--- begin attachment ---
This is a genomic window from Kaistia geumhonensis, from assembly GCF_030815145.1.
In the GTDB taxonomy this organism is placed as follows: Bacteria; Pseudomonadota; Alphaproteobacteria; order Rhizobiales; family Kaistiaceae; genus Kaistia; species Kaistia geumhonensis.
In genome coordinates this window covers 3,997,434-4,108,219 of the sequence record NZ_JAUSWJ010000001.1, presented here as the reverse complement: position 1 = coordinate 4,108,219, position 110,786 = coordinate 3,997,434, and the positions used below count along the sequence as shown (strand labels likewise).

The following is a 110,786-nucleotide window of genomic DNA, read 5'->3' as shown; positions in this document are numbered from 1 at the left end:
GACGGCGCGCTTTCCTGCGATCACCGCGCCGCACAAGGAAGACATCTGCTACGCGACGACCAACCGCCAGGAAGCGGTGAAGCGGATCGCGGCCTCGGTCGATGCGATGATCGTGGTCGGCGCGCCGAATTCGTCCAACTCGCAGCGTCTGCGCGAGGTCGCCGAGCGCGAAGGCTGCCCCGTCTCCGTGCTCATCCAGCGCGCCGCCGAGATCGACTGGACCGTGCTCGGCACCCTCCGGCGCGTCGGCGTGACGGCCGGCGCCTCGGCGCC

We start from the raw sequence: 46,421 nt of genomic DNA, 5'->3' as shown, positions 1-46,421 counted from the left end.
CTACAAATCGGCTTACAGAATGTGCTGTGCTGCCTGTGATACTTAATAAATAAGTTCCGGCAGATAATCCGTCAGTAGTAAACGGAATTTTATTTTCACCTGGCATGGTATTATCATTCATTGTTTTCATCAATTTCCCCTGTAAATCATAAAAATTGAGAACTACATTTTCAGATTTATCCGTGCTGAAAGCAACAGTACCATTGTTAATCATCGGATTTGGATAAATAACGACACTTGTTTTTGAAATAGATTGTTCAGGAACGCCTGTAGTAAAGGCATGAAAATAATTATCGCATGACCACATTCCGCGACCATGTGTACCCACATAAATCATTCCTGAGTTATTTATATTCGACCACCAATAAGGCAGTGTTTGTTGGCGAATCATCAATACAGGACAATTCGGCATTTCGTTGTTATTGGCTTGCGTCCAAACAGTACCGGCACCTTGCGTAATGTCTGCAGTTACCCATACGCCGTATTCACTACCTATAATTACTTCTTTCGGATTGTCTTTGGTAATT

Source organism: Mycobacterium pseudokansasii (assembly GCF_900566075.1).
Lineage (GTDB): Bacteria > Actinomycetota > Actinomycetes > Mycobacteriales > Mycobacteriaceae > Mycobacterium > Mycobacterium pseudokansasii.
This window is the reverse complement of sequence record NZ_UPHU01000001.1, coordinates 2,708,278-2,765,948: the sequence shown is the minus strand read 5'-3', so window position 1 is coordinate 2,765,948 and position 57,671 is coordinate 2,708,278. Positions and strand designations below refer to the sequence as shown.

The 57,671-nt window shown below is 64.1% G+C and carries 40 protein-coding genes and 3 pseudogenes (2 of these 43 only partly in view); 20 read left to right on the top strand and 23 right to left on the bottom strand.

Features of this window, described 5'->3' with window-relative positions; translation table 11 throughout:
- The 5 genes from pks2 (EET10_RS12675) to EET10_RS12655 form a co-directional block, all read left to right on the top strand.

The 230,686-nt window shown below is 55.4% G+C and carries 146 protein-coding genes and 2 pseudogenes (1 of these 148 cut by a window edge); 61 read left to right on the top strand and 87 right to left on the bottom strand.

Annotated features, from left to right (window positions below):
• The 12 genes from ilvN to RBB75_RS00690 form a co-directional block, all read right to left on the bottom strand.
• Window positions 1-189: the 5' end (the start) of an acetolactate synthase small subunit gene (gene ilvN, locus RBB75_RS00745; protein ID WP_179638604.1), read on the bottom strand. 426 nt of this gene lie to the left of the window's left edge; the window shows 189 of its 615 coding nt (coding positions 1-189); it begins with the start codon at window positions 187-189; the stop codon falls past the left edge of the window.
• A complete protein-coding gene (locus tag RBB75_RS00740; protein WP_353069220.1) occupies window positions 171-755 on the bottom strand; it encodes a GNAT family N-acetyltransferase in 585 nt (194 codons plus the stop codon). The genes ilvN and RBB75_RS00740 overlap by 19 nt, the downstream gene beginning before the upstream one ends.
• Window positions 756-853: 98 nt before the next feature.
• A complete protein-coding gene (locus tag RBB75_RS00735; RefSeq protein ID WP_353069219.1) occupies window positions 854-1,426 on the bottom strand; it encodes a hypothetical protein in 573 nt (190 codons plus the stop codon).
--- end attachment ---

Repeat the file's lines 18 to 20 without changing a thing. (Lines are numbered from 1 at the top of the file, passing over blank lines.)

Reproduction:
• A complete protein-coding gene (locus tag RBB75_RS00740; protein WP_353069220.1) occupies window positions 171-755 on the bottom strand; it encodes a GNAT family N-acetyltransferase in 585 nt (194 codons plus the stop codon). The genes ilvN and RBB75_RS00740 overlap by 19 nt, the downstream gene beginning before the upstream one ends.
• Window positions 756-853: 98 nt before the next feature.
• A complete protein-coding gene (locus tag RBB75_RS00735; RefSeq protein ID WP_353069219.1) occupies window positions 854-1,426 on the bottom strand; it encodes a hypothetical protein in 573 nt (190 codons plus the stop codon).